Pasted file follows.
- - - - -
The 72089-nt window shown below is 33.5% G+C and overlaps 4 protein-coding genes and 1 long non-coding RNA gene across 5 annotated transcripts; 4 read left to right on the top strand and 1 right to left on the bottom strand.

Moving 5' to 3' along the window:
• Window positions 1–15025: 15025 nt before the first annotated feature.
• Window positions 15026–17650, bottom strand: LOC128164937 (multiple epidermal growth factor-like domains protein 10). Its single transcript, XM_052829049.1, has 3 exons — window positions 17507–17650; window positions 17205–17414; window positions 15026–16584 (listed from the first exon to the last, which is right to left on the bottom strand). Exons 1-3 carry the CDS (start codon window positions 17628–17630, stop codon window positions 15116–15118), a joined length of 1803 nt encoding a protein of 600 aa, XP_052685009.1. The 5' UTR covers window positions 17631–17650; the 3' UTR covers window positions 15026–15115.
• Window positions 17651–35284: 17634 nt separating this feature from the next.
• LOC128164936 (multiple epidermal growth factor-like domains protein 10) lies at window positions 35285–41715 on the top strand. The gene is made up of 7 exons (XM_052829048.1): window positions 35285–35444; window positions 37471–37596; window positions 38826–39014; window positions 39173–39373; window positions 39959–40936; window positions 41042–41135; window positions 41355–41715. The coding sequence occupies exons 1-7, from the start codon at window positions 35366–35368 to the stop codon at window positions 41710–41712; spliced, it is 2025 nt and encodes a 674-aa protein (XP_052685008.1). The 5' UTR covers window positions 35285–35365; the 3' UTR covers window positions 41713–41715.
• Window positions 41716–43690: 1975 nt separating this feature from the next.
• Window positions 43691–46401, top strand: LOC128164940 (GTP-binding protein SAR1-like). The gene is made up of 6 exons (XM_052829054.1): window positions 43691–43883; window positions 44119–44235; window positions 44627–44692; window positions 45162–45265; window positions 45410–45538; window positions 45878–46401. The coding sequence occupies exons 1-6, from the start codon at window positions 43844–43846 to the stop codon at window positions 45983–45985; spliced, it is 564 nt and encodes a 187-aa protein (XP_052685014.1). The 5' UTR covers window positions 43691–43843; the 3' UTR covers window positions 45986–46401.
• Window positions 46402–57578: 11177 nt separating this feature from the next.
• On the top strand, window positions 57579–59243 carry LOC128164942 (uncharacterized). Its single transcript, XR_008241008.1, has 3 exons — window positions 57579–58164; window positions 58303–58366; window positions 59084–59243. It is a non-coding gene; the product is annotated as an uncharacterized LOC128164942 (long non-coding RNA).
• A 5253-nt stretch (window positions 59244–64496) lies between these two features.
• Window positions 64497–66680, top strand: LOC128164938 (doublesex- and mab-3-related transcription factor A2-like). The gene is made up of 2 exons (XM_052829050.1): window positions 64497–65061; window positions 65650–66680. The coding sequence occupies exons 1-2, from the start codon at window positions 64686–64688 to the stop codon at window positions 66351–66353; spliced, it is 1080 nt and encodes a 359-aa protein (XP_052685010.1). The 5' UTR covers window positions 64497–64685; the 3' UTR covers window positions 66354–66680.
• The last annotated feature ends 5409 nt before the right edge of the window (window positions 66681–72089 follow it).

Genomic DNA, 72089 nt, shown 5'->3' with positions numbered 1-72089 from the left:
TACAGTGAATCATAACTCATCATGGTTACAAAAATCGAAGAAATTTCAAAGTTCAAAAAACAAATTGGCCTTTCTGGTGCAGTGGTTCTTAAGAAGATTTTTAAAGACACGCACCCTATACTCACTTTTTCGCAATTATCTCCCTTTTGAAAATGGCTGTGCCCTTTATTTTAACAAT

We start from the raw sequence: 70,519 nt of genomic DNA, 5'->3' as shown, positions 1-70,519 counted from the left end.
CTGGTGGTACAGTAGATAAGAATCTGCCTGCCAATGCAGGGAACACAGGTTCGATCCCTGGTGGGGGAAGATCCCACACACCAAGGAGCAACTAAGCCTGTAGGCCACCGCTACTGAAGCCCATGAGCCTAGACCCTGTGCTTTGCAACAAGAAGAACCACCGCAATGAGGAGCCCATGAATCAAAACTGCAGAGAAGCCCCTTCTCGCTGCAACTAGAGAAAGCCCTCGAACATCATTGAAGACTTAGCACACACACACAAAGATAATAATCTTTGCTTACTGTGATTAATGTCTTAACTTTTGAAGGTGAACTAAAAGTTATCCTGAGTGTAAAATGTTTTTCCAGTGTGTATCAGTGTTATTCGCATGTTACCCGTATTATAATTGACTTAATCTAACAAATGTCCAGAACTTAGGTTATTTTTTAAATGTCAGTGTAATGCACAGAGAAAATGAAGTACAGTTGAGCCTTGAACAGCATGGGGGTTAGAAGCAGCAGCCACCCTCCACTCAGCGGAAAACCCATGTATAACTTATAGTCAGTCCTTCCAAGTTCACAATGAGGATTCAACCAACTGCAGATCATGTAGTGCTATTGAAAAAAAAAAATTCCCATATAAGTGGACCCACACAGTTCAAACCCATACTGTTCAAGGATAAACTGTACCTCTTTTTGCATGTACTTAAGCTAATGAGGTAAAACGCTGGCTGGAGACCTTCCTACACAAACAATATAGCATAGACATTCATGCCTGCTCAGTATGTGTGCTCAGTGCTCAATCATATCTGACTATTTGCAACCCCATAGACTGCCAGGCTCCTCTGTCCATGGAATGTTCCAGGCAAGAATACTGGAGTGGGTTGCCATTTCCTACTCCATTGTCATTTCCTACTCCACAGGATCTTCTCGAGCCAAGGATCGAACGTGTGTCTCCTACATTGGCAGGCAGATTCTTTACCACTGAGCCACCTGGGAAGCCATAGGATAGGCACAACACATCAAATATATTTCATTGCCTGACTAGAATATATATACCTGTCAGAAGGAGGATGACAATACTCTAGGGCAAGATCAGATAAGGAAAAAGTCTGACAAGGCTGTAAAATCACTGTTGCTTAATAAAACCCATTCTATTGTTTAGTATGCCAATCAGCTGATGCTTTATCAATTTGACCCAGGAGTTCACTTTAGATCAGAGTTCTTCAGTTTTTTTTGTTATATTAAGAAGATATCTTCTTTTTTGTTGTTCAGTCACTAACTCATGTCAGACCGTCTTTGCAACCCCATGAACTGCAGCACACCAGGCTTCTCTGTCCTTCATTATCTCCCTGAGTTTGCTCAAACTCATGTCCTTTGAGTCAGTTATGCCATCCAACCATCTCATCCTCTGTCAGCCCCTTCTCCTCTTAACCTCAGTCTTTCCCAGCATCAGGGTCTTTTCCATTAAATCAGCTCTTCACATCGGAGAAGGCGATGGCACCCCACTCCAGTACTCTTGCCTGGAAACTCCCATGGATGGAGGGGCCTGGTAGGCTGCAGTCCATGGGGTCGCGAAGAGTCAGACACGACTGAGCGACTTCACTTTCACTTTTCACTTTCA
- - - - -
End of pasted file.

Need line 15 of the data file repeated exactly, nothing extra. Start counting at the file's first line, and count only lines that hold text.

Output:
TACAGTGAATCATAACTCATCATGGTTACAAAAATCGAAGAAATTTCAAAGTTCAAAAAACAAATTGGCCTTTCTGGTGCAGTGGTTCTTAAGAAGATTTTTAAAGACACGCACCCTATACTCACTTTTTCGCAATTATCTCCCTTTTGAAAATGGCTGTGCCCTTTATTTTAACAAT